LX A4 is generated mainly by transcellular biosynthesis during cell to cell interactions (Serhan 1997). The development of stable synthetic LXA4 and ATL mimetics has greatly facilitated studies on LXA4 functions and targets (Serhan 1997). Since these synthetic compounds are less susceptible to metabolic inactivation and appear to be functionally equivalent to LXA4, they have proven instrumental in the identification of novel mechanisms leading to the resolution of an inflammation. Based on in vivo and in vitro studies, we can now associate immu-nomodulatory and vasoactive protective roles with LXA4. For instance, in vivo ATLa inhibits PMN-trafficking in response to direct pro-inflammatory stimuli, as well as in second organ damage associated with ischemia-reperfusion injury (Qui et al. 2000). ATLa can also redefine the chemokine-cytokine axis in human PMNs, to downregulate the expression of pro-inflammatory peptides and upregulate the expression of anti-inflammatory peptides (Hachicha et al. 1999). For example, in human PMNs, ATLa decreases levels of TNFa-stimulated IL1b transcripts. Co-transfection assays in HEK 293 cells delineate this ATLa-stimulated reduction in cytokine production in part, as a receptor-mediated suppression of NFkB activity in the nucleus (Devchand et al. 2003).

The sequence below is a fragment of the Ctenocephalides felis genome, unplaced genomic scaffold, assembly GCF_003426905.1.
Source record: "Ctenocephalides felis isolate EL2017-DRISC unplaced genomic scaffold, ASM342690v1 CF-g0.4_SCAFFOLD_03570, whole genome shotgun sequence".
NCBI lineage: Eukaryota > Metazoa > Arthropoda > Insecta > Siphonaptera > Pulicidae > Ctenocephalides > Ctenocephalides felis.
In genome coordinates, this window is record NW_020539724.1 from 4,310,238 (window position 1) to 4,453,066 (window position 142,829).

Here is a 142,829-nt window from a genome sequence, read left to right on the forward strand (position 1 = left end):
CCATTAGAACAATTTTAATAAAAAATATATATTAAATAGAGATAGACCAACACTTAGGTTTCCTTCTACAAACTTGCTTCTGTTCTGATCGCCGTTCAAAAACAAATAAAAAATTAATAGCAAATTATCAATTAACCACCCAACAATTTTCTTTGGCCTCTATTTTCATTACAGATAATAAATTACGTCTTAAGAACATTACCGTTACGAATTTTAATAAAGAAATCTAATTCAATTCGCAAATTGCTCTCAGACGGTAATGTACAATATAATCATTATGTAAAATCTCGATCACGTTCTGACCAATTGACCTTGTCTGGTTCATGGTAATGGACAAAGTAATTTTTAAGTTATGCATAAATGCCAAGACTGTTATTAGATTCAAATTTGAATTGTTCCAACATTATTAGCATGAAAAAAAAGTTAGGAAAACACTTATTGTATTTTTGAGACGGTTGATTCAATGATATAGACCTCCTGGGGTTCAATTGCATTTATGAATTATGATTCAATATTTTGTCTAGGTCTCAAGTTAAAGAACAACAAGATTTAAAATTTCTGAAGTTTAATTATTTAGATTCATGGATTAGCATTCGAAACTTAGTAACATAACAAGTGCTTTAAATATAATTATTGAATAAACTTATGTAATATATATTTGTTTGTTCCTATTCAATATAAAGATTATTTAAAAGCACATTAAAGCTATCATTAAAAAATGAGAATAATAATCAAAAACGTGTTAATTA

Lipoxin A4 receptors of the GPCR class

Interactions of signaling molecules with cell surface receptors involves activation of downstream secondary signaling messengers including Ca2+, inositol phosphates, cAMP, G proteins and various kinases to eventually modulate gene expression (for review see Gether & Kobilka 1998). These secondary pathways have been studied extensively in context of pro-inflammatory stimuli. The signaling events associated with anti-inflammatory mediators are of great therapeutic interest. One emerging concept is the involvement of cell surface GPCRs in mediating the counter-regulation of pro-inflammatory signals (e.g. LTB4) by anti-inflammatory signals (e.g. LXA4), ultimately leading to inhibition or resolution of inflammation (for review see Serhan 1997).